Iceland chief Malcolm Walker had claimed that the FSAI’s testing methods were “not accredited” after 0.1% horse DNA was found in two iceland burgers.
The store later conducted its own tests and found no evidence of horse DNA, and said its reputation had been damaged.
But in a statement last night, the FSAI said “attempts to cast doubt on the veracity and robustness of the DNA testing carried on its behalf by a number of laboratories is disingenuous, dishonest, and untruthful”.
It said the two internationally recognised labs — Identigen in Dublin and Eurofins Laboratories in Germany — were competent to carry out the testing and the test method used by Eurofins was accredited to European standard.
As for Identigen it said “the lack of current accreditation for its test method does not invalidate its test findings on the FSAI’s samples”.
The row came as the horsemeat scandal uncovered in Ireland and Britain spread to other European countries with tests revealing that tainted beef has made it into supermarkets in 13 EU states.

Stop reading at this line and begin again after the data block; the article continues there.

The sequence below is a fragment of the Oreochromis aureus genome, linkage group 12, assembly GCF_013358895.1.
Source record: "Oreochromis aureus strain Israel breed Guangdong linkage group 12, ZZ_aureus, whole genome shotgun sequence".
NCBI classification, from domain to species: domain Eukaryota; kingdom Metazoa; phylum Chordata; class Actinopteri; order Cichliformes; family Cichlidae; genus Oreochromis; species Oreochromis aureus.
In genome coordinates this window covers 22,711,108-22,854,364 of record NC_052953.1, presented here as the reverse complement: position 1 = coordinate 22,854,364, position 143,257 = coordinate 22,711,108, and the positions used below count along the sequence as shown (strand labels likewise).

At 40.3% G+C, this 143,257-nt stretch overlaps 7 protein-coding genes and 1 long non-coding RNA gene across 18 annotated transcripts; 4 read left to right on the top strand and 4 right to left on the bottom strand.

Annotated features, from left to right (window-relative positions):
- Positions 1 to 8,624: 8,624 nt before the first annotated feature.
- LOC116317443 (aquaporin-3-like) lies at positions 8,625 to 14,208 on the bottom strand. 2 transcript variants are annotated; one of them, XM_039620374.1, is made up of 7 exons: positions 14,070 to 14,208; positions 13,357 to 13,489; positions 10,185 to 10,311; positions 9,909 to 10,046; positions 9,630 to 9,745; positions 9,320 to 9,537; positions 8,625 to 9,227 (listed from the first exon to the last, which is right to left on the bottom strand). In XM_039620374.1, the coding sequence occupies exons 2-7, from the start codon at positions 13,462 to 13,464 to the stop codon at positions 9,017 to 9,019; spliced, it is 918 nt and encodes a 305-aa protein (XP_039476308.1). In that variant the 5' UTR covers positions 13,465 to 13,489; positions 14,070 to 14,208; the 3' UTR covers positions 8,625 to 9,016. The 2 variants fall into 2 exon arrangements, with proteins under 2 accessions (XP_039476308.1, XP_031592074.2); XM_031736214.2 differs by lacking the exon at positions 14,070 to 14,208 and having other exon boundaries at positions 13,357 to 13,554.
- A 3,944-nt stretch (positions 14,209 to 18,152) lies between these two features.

Europol is leading a Europe- wide fraud probe. Three men have been arrested in England and Wales. They come as French authorities said meat wholesaler Spanghero re-labelled and sold horsemeat from Romanian suppliers. The company denies any wrongdoing.
In Berlin, consumer safety experts are now checking all meat products. “We haven’t found anything yet, but the research here just started, so I can’t promise that we won’t find anything later,” said Thomas Heilmann of Germany’s Office of Consumer Protection.
Irish firm Greencore has re-opened its production facilities in Bristol, saying all results for products tested for equine DNA there have come up negative.
This followed concerns by the supermarket chain Asda that tests carried out on the beef bolognese sauce supplied by Greencore had shown trace levels of horse DNA.
Greencore said a deep-clean shutdown was carried out over the weekend at the Bristol facility where the sauce was made.
A spokeswoman for Greencore said it believed the contaminated meat in the sauce had come from a plant in Nenagh, Co Tipperary, owned by ABP Food Group.
However, ABP denied this, saying it had carried out a traceability test on the consignment of beef that was used in the batch sent to the Greencore Group.
Earlier, Edwin Poots, the North’s health minister, said that contaminated produce from Rangeland Foods in the Republic was sent to hospitals in the North, and it would require firm guarantees before they would accept more products from the company.